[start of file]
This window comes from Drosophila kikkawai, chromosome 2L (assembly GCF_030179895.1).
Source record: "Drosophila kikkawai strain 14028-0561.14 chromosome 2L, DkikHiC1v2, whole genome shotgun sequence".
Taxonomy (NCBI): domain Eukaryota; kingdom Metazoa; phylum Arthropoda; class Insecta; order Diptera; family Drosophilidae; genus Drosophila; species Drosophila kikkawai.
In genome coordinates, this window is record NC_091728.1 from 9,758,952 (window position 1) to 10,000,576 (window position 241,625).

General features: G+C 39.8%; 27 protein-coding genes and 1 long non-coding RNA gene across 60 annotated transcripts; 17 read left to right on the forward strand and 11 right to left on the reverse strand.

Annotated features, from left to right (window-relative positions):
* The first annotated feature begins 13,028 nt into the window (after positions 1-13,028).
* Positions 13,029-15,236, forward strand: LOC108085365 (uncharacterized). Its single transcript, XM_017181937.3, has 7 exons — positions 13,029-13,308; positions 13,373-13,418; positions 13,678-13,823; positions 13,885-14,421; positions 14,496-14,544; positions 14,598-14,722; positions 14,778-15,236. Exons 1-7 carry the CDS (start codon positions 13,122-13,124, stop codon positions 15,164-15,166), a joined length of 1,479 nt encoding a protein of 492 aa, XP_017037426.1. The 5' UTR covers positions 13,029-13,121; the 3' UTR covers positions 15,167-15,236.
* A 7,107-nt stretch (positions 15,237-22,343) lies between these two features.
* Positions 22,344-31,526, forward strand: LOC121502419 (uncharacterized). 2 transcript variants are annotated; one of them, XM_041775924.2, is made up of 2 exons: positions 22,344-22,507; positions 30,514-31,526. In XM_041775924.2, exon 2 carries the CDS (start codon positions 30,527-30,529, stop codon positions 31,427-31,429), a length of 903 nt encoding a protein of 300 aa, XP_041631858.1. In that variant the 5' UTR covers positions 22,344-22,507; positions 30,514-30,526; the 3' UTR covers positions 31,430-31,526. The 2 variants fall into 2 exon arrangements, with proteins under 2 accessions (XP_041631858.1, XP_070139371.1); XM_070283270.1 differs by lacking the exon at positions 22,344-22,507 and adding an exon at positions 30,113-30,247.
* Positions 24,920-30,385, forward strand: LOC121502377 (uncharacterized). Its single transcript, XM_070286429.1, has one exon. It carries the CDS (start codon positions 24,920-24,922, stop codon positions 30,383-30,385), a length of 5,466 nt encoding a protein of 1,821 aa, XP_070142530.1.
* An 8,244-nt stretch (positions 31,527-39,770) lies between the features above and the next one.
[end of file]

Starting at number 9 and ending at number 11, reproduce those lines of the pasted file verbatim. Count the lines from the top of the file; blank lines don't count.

* A 7,107-nt stretch (positions 15,237-22,343) lies between these two features.
* Positions 22,344-31,526, forward strand: LOC121502419 (uncharacterized). 2 transcript variants are annotated; one of them, XM_041775924.2, is made up of 2 exons: positions 22,344-22,507; positions 30,514-31,526. In XM_041775924.2, exon 2 carries the CDS (start codon positions 30,527-30,529, stop codon positions 31,427-31,429), a length of 903 nt encoding a protein of 300 aa, XP_041631858.1. In that variant the 5' UTR covers positions 22,344-22,507; positions 30,514-30,526; the 3' UTR covers positions 31,430-31,526. The 2 variants fall into 2 exon arrangements, with proteins under 2 accessions (XP_041631858.1, XP_070139371.1); XM_070283270.1 differs by lacking the exon at positions 22,344-22,507 and adding an exon at positions 30,113-30,247.
* Positions 24,920-30,385, forward strand: LOC121502377 (uncharacterized). Its single transcript, XM_070286429.1, has one exon. It carries the CDS (start codon positions 24,920-24,922, stop codon positions 30,383-30,385), a length of 5,466 nt encoding a protein of 1,821 aa, XP_070142530.1.